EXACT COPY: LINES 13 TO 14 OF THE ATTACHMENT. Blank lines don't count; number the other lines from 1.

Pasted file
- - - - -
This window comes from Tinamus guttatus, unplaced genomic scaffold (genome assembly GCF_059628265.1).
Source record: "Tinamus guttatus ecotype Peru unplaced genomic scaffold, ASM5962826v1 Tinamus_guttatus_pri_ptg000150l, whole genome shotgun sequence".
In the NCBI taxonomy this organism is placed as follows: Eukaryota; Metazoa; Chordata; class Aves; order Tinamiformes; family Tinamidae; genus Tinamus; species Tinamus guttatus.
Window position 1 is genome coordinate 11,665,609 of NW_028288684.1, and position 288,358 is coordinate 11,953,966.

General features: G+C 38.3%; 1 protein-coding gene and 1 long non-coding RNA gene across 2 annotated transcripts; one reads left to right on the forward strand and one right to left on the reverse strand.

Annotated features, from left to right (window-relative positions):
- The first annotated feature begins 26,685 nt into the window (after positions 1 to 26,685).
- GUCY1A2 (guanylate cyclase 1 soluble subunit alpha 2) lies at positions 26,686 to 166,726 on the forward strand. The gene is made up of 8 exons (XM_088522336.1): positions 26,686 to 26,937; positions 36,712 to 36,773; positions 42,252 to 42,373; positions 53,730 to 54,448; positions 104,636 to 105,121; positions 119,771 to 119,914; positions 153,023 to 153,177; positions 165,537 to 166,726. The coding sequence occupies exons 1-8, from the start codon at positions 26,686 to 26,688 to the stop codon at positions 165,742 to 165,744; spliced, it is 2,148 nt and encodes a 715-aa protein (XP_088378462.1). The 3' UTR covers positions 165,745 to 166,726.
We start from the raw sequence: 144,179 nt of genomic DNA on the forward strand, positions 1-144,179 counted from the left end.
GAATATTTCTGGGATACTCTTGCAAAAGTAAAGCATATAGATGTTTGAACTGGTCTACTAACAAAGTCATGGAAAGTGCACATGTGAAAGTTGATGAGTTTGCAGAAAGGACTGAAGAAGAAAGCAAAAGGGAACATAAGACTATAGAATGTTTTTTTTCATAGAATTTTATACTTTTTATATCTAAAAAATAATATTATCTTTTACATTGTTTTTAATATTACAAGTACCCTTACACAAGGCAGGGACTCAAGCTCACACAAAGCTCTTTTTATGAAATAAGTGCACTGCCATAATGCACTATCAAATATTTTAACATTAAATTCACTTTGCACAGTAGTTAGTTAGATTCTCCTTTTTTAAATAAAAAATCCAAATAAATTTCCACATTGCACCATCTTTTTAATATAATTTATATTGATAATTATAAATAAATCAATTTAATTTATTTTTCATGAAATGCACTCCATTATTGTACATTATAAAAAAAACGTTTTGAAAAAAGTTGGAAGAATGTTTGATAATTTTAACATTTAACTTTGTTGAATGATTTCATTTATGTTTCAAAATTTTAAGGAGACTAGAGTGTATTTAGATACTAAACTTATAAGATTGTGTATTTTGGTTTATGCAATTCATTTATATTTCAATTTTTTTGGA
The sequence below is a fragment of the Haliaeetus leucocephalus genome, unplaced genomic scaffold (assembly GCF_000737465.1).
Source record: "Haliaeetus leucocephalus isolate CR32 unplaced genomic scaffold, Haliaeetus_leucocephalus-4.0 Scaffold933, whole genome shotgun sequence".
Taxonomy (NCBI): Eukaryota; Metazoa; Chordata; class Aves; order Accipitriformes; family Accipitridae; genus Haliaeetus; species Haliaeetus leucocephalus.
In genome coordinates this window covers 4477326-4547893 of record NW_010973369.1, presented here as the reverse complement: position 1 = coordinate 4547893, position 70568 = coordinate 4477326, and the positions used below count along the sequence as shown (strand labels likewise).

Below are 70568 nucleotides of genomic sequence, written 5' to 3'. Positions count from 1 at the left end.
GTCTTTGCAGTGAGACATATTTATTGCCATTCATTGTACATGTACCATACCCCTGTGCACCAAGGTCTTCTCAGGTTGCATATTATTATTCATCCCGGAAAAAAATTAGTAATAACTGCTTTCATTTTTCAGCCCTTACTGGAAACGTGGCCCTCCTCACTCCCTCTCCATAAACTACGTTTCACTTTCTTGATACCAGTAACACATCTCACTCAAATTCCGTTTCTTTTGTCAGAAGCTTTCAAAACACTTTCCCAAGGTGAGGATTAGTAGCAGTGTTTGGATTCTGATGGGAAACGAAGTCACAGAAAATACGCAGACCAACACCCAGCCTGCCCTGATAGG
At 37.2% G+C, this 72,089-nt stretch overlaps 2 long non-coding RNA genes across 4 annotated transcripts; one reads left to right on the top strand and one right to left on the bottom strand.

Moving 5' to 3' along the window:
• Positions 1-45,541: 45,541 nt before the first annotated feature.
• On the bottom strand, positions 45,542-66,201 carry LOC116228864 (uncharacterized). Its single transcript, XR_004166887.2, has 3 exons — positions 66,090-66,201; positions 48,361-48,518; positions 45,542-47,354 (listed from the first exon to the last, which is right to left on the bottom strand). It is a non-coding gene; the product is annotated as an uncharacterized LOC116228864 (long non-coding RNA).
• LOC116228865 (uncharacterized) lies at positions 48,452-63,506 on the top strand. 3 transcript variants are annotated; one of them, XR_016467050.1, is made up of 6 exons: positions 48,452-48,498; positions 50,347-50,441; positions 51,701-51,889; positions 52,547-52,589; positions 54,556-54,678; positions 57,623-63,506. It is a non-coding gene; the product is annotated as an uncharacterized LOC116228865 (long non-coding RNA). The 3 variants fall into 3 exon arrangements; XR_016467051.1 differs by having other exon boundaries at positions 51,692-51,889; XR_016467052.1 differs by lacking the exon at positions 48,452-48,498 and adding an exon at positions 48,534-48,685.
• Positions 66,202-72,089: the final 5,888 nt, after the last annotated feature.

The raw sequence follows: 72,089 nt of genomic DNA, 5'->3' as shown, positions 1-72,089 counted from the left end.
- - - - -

Taxonomy (NCBI): Eukaryota; Metazoa; Chordata; class Aves; order Accipitriformes; family Accipitridae; genus Haliaeetus; species Haliaeetus leucocephalus.
In genome coordinates this window covers 4477326-4547893 of record NW_010973369.1, presented here as the reverse complement: position 1 = coordinate 4547893, position 70568 = coordinate 4477326, and the positions used below count along the sequence as shown (strand labels likewise).